Scientists at Moredun, lead by Dr David Smith, have successfully developed a vaccine for the Barber's Pole Worm (Haemonchus contortus), the most important roundworm parasite of sheep and goats in the world.
Barbervax®, the first vaccine in the world for a worm parasite of sheep and a revolutionary new tool for farmers to combat Barbers Pole was registered for use in Australia in early October 2014. The first batch of vaccine, consisting 300,000 doses, was all sold within 10 days just by word of mouth.
The basis for Barbervax was devised after many years of research at Moredun and commercialised during the last five years through a collaboration with the Albany laboratory of the Department of Agriculture and Food, Western Australia, where it is made by Wormvax Australia, a subsidiary of Moredun.
Barbervax was trialled extensively in Australian Merinos over the last three summers with good results. Mathematical modelling indicates that the degree by which the vaccine reduces worm egg output and hence pasture contamination offers a level of control superior to a conventional anthelmintic programme.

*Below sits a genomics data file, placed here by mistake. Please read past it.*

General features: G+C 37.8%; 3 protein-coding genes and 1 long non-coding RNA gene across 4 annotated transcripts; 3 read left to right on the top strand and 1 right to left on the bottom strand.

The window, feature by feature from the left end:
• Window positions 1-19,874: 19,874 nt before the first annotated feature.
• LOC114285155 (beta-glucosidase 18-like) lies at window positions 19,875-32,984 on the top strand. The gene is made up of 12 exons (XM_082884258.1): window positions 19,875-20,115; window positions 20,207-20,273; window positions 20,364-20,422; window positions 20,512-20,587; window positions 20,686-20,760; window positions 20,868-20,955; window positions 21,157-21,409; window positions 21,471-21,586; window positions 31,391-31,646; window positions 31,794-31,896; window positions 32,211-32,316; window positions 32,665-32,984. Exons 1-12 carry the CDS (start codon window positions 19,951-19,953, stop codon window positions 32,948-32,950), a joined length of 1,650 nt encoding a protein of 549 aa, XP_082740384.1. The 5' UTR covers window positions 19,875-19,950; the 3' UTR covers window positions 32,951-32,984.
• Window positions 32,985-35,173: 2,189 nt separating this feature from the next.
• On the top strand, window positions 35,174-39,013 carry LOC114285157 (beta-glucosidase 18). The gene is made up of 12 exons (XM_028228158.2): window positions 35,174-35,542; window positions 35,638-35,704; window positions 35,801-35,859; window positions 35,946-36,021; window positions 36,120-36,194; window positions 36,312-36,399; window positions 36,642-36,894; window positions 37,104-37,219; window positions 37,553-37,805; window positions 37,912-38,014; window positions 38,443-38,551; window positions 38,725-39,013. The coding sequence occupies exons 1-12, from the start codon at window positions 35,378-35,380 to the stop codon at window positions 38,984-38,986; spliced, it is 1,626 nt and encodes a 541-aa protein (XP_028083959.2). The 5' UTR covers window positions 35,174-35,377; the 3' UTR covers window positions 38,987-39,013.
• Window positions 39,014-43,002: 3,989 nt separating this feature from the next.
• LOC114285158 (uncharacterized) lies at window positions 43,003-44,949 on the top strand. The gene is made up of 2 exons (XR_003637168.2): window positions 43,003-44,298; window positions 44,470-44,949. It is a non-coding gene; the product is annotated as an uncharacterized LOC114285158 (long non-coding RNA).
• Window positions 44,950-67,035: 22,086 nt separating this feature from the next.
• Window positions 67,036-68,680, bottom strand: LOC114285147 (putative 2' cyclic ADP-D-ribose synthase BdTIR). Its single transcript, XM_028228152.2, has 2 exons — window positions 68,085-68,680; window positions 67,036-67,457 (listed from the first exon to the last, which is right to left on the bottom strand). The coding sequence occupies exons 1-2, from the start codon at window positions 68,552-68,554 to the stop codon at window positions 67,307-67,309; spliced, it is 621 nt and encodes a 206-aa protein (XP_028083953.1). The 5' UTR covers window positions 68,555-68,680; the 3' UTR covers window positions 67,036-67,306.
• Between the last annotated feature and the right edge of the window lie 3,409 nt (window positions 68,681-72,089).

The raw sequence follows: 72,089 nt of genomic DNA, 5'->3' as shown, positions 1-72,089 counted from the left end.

Barbervax works against all Barbers Pole worms including drench resistant ones. It offers a more sustainable form of control, because it is extremely unlikely that vaccine resistant worms will develop. Using Barbervax will reduce the need to use those drenches which are still effective on a particular farm, therefore prolonging their life.
Barbervax contains tiny amounts of protein purified from the lining of Barbers Pole intestines. Like all vaccines, it works by stimulating the natural immune response in the animal after injection. The antibodies produced circulate in the sheep’s blood, so that the parasites drink antibodies with their blood meal. These antibodies attach to the lining of the Barbers Pole intestine, blocking digestion and starving the worm so that it produces far fewer eggs and dies.
We are also exploring the development of a vaccine to control the sheep stomach wormTeladorsagia circumcincta which is endemic in temperate regions of the world and is currently the major cause of parasitic gastroenteritis (PGE) in sheep in the UK. As animals can acquire an effective immune response over time, vaccination against this parasitic nematode is a possible alternative for control. We are focusing our efforts on understanding this development of immunity and identifying what factors the worms produce which both stimulate and suppress the immune response to target these molecules for vaccine development.
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